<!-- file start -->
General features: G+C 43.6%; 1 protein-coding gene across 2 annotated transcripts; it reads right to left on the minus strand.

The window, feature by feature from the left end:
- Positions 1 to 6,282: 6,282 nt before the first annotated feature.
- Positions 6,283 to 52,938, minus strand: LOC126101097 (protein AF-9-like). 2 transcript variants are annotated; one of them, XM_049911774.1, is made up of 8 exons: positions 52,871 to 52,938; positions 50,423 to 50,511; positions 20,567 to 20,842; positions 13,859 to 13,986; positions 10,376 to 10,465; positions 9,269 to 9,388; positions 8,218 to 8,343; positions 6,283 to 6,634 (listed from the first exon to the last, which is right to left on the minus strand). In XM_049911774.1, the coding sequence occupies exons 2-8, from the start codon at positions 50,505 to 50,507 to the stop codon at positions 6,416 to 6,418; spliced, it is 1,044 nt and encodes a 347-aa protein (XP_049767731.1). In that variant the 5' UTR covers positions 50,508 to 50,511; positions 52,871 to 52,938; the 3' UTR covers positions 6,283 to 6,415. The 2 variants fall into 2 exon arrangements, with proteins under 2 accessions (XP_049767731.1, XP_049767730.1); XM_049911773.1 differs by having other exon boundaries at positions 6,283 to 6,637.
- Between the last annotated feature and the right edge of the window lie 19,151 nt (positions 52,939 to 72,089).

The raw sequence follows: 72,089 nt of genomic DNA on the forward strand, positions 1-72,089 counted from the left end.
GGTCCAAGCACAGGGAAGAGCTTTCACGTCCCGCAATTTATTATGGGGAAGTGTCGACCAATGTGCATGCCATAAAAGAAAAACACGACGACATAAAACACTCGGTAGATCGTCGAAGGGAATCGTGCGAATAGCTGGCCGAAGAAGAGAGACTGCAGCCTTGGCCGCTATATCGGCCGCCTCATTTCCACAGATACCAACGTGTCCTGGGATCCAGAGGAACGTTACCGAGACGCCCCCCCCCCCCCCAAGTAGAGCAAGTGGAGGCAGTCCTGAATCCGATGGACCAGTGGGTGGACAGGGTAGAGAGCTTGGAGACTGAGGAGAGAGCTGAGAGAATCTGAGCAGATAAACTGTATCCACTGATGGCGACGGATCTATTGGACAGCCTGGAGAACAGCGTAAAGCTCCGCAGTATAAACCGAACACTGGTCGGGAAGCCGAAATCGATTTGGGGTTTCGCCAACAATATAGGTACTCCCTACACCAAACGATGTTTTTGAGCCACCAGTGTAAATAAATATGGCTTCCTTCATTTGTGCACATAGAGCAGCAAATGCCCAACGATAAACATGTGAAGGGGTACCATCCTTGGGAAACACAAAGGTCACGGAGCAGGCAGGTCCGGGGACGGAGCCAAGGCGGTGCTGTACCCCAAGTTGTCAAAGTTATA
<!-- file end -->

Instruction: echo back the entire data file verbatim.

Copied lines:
General features: G+C 43.6%; 1 protein-coding gene across 2 annotated transcripts; it reads right to left on the minus strand.

The window, feature by feature from the left end:
- Positions 1 to 6,282: 6,282 nt before the first annotated feature.
- Positions 6,283 to 52,938, minus strand: LOC126101097 (protein AF-9-like). 2 transcript variants are annotated; one of them, XM_049911774.1, is made up of 8 exons: positions 52,871 to 52,938; positions 50,423 to 50,511; positions 20,567 to 20,842; positions 13,859 to 13,986; positions 10,376 to 10,465; positions 9,269 to 9,388; positions 8,218 to 8,343; positions 6,283 to 6,634 (listed from the first exon to the last, which is right to left on the minus strand). In XM_049911774.1, the coding sequence occupies exons 2-8, from the start codon at positions 50,505 to 50,507 to the stop codon at positions 6,416 to 6,418; spliced, it is 1,044 nt and encodes a 347-aa protein (XP_049767731.1). In that variant the 5' UTR covers positions 50,508 to 50,511; positions 52,871 to 52,938; the 3' UTR covers positions 6,283 to 6,415. The 2 variants fall into 2 exon arrangements, with proteins under 2 accessions (XP_049767731.1, XP_049767730.1); XM_049911773.1 differs by having other exon boundaries at positions 6,283 to 6,637.
- Between the last annotated feature and the right edge of the window lie 19,151 nt (positions 52,939 to 72,089).

The raw sequence follows: 72,089 nt of genomic DNA on the forward strand, positions 1-72,089 counted from the left end.
GGTCCAAGCACAGGGAAGAGCTTTCACGTCCCGCAATTTATTATGGGGAAGTGTCGACCAATGTGCATGCCATAAAAGAAAAACACGACGACATAAAACACTCGGTAGATCGTCGAAGGGAATCGTGCGAATAGCTGGCCGAAGAAGAGAGACTGCAGCCTTGGCCGCTATATCGGCCGCCTCATTTCCACAGATACCAACGTGTCCTGGGATCCAGAGGAACGTTACCGAGACGCCCCCCCCCCCCCCAAGTAGAGCAAGTGGAGGCAGTCCTGAATCCGATGGACCAGTGGGTGGACAGGGTAGAGAGCTTGGAGACTGAGGAGAGAGCTGAGAGAATCTGAGCAGATAAACTGTATCCACTGATGGCGACGGATCTATTGGACAGCCTGGAGAACAGCGTAAAGCTCCGCAGTATAAACCGAACACTGGTCGGGAAGCCGAAATCGATTTGGGGTTTCGCCAACAATATAGGTACTCCCTACACCAAACGATGTTTTTGAGCCACCAGTGTAAATAAATATGGCTTCCTTCATTTGTGCACATAGAGCAGCAAATGCCCAACGATAAACATGTGAAGGGGTACCATCCTTGGGAAACACAAAGGTCACGGAGCAGGCAGGTCCGGGGACGGAGCCAAGGCGGTGCTGTACCCCAAGTTGTCAAAGTTATA